Catching Up With

Daily articles carefully curated by the All About Jazz staff. Read our popular and future articles.

Less formal than our standard interviews with a focus on an artist's recent recording project or tour.

CATCHING UP WITH

Ron Miles: Rainbow Sign Of The Times

Read "Ron Miles: Rainbow Sign Of The Times" reviewed by Ian Patterson

The title of Ron Miles' Rainbow Sign (Blue Note Records, 2020) carries great personal meaning for the Denver cornetist/composer and educator. The initial influence was The Carter Family song “God Gave Noah the Rainbow Sign," with its line 'No more water but the fire next time," which in turn gave James Baldwin the title for his famous book on racial injustice, The Fire Next Time (Dial Press, 1963). “That's where James Baldwin got that," says Miles. “This kind of sense ...

CATCHING UP WITH

Allison Miller: Driving the Balance

Read "Allison Miller: Driving the Balance" reviewed by John Pietaro

Allison Miller sits at the vintage Camco drumkit in her Brooklyn home, playing post-bop over a rolling samba. Within the shimmer of an age-darkened cymbal, she switches from sticks to brushes, filling the room with the shush of summer rain, then a sudden hailstorm as her arms, aerial, traverse snare, tom-toms and cymbals in a blurring, but loving assault. Just a release of Covid fallout frustration? Maybe for some, but Miller remains unstoppable: this time also marks the rising of ...

CATCHING UP WITH

Claire Cowan: Jazz in Ballet

Read "Claire Cowan: Jazz in Ballet" reviewed by Martin McFie

Composer Claire Cowan has been writing film scores since 2007. She branched out from her film work to accept a commission from the Royal New Zealand Ballet company, producing a completely new score for the Brothers Grimm fairy tale “Hansel and Gretel." An old lady living in the woods who fattens up children with gingerbread to make a tasty meal would today find herself high on the FBI's most wanted list. However, in 1802, the publication of a collection of ...

CATCHING UP WITH

Jack DeJohnette: Bill Evans Legacy

Read "Jack DeJohnette: Bill Evans Legacy" reviewed by Franz A. Matzner

Modern Drummer Hall of Fame inductee, drummer and pianist Jack DeJohnette has shaped jazz drumming for decades. A compatriot of illustrious players like Miles Davis, Sonny Rollins, John Scofield, and many more, DeJohnette helped shape a new conception of what the drums could bring to ensembles, including adding color, detail, and fluid interplay. His contributions to the music are legendary and could fill volumes. Reinforcing this impact, Resonance Records has been releasing a series of never-before heard live recordings of ...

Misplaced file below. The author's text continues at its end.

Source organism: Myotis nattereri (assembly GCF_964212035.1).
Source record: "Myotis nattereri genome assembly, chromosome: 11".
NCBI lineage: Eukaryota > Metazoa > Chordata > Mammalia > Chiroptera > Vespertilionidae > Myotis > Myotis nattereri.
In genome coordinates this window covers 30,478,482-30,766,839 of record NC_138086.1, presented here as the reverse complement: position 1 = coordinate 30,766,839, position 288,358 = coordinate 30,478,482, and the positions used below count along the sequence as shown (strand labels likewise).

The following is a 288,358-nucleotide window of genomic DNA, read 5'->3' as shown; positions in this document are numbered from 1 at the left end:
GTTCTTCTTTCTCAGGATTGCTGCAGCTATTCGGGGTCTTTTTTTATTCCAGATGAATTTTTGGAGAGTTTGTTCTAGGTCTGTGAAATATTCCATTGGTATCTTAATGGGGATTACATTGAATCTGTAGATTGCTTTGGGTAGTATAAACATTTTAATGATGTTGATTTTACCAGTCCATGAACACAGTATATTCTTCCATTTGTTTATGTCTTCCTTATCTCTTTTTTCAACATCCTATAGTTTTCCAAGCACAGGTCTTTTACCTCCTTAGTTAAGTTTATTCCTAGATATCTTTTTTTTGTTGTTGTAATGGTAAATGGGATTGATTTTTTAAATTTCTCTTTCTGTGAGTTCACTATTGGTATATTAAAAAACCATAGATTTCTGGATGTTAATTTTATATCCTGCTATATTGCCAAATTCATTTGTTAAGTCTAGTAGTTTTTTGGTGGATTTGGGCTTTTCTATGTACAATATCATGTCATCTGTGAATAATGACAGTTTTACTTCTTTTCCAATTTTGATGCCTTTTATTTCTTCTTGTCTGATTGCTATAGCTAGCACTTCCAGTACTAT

CATCHING UP WITH

Olafur Arnalds: Music and Art are Most Important in Times like These

Read "Olafur Arnalds: Music and Art are Most Important in Times like These" reviewed by Nenad Georgievski

Icelandic composer Olafur Arnalds has been described as a contemporary composer and synthesist, but that doesn't adequately reflect the alchemy of modern and traditional that he is able to blend on his new record, some kind of peace (Mercury KX, 2020). The album is steeped in reflective and introspective emotions, and themes that provide an underlying narrative. Cinematic in its scope and scrupulous in its detail some kind of peace has a melancholy beautiful yet is an uplifting album. Characteristically, ...

CATCHING UP WITH

Sarah McKenzie: A Mysterious Thing Called Songwriting

Read "Sarah McKenzie: A Mysterious Thing Called Songwriting" reviewed by Emmanuel Di Tommaso

Secrets of My Heart is the fifth studio album of the Australian singer, composer and pianist Sarah McKenzie. Released in 2019, this album represents a joyous and uncanny combination of classical jazz standards and new original compositions with a brilliant fusion between jazz, blues and latin sounds. We took the opportunity of the European tour of Secrets of My Heart to speak to the Australian Jazz Bell Award-winning about the genesis of this album, the importance of songwriting and the ...

CATCHING UP WITH

Tigran Hamasyan: Music and Arts Have a Purpose to Elevate People Spiritually

Read "Tigran Hamasyan: Music and Arts Have a Purpose to Elevate People Spiritually" reviewed by Nenad Georgievski

Armenian pianist Tigran Hamasyan is a composer who has built his career on defying expectations, taking chances, exploring and pushing the boundaries between genres and geographies. His albums serve as a testament to his diverse musical tastes where any combination of musical possibilities can emerge. In a sense, he has managed to find a way to make all of these sounds and influences work seamlessly and imaginatively, resulting in series of groundbreaking albums. Each of these records has its own ...


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